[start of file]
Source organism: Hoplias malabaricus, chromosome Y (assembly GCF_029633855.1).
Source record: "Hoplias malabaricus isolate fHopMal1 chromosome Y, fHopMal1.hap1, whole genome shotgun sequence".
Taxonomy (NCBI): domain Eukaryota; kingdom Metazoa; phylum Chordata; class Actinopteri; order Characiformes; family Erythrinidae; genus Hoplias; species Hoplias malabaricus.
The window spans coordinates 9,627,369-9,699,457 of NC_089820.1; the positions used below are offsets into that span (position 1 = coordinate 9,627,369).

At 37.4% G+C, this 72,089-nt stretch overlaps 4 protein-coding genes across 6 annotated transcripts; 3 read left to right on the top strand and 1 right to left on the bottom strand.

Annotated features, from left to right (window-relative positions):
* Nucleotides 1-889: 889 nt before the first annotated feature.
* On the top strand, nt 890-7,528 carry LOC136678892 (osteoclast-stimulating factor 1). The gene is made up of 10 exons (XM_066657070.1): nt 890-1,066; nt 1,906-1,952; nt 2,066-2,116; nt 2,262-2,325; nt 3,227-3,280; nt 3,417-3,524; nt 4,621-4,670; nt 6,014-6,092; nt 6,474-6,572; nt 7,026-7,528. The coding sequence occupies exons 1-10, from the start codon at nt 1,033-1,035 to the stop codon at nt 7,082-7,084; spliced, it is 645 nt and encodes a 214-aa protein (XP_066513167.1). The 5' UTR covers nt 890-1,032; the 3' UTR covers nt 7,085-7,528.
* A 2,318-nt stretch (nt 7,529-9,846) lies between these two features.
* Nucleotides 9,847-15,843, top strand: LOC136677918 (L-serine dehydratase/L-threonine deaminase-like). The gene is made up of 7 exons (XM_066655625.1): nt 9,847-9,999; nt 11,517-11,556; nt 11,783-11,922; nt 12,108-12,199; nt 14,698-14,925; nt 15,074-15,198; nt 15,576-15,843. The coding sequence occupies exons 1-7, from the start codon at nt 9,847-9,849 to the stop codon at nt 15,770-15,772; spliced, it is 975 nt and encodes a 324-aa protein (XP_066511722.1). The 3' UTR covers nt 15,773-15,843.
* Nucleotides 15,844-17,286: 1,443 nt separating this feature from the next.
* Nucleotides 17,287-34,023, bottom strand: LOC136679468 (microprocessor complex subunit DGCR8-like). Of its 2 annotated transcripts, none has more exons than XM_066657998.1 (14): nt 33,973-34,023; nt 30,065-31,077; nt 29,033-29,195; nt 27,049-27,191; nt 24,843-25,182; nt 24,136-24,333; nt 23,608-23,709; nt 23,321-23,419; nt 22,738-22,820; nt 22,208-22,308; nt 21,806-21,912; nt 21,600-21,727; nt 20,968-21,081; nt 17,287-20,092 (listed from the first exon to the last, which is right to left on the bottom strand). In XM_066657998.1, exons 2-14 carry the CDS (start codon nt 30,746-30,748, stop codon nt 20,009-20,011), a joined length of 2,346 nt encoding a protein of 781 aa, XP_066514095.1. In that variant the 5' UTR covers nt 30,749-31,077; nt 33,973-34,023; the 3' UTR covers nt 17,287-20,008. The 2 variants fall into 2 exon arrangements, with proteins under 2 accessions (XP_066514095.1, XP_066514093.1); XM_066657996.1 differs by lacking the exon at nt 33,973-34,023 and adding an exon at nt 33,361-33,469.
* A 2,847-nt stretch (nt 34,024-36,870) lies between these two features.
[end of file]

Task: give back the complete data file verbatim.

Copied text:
Source organism: Hoplias malabaricus, chromosome Y (assembly GCF_029633855.1).
Source record: "Hoplias malabaricus isolate fHopMal1 chromosome Y, fHopMal1.hap1, whole genome shotgun sequence".
Taxonomy (NCBI): domain Eukaryota; kingdom Metazoa; phylum Chordata; class Actinopteri; order Characiformes; family Erythrinidae; genus Hoplias; species Hoplias malabaricus.
The window spans coordinates 9,627,369-9,699,457 of NC_089820.1; the positions used below are offsets into that span (position 1 = coordinate 9,627,369).

At 37.4% G+C, this 72,089-nt stretch overlaps 4 protein-coding genes across 6 annotated transcripts; 3 read left to right on the top strand and 1 right to left on the bottom strand.

Annotated features, from left to right (window-relative positions):
* Nucleotides 1-889: 889 nt before the first annotated feature.
* On the top strand, nt 890-7,528 carry LOC136678892 (osteoclast-stimulating factor 1). The gene is made up of 10 exons (XM_066657070.1): nt 890-1,066; nt 1,906-1,952; nt 2,066-2,116; nt 2,262-2,325; nt 3,227-3,280; nt 3,417-3,524; nt 4,621-4,670; nt 6,014-6,092; nt 6,474-6,572; nt 7,026-7,528. The coding sequence occupies exons 1-10, from the start codon at nt 1,033-1,035 to the stop codon at nt 7,082-7,084; spliced, it is 645 nt and encodes a 214-aa protein (XP_066513167.1). The 5' UTR covers nt 890-1,032; the 3' UTR covers nt 7,085-7,528.
* A 2,318-nt stretch (nt 7,529-9,846) lies between these two features.
* Nucleotides 9,847-15,843, top strand: LOC136677918 (L-serine dehydratase/L-threonine deaminase-like). The gene is made up of 7 exons (XM_066655625.1): nt 9,847-9,999; nt 11,517-11,556; nt 11,783-11,922; nt 12,108-12,199; nt 14,698-14,925; nt 15,074-15,198; nt 15,576-15,843. The coding sequence occupies exons 1-7, from the start codon at nt 9,847-9,849 to the stop codon at nt 15,770-15,772; spliced, it is 975 nt and encodes a 324-aa protein (XP_066511722.1). The 3' UTR covers nt 15,773-15,843.
* Nucleotides 15,844-17,286: 1,443 nt separating this feature from the next.
* Nucleotides 17,287-34,023, bottom strand: LOC136679468 (microprocessor complex subunit DGCR8-like). Of its 2 annotated transcripts, none has more exons than XM_066657998.1 (14): nt 33,973-34,023; nt 30,065-31,077; nt 29,033-29,195; nt 27,049-27,191; nt 24,843-25,182; nt 24,136-24,333; nt 23,608-23,709; nt 23,321-23,419; nt 22,738-22,820; nt 22,208-22,308; nt 21,806-21,912; nt 21,600-21,727; nt 20,968-21,081; nt 17,287-20,092 (listed from the first exon to the last, which is right to left on the bottom strand). In XM_066657998.1, exons 2-14 carry the CDS (start codon nt 30,746-30,748, stop codon nt 20,009-20,011), a joined length of 2,346 nt encoding a protein of 781 aa, XP_066514095.1. In that variant the 5' UTR covers nt 30,749-31,077; nt 33,973-34,023; the 3' UTR covers nt 17,287-20,008. The 2 variants fall into 2 exon arrangements, with proteins under 2 accessions (XP_066514095.1, XP_066514093.1); XM_066657996.1 differs by lacking the exon at nt 33,973-34,023 and adding an exon at nt 33,361-33,469.
* A 2,847-nt stretch (nt 34,024-36,870) lies between these two features.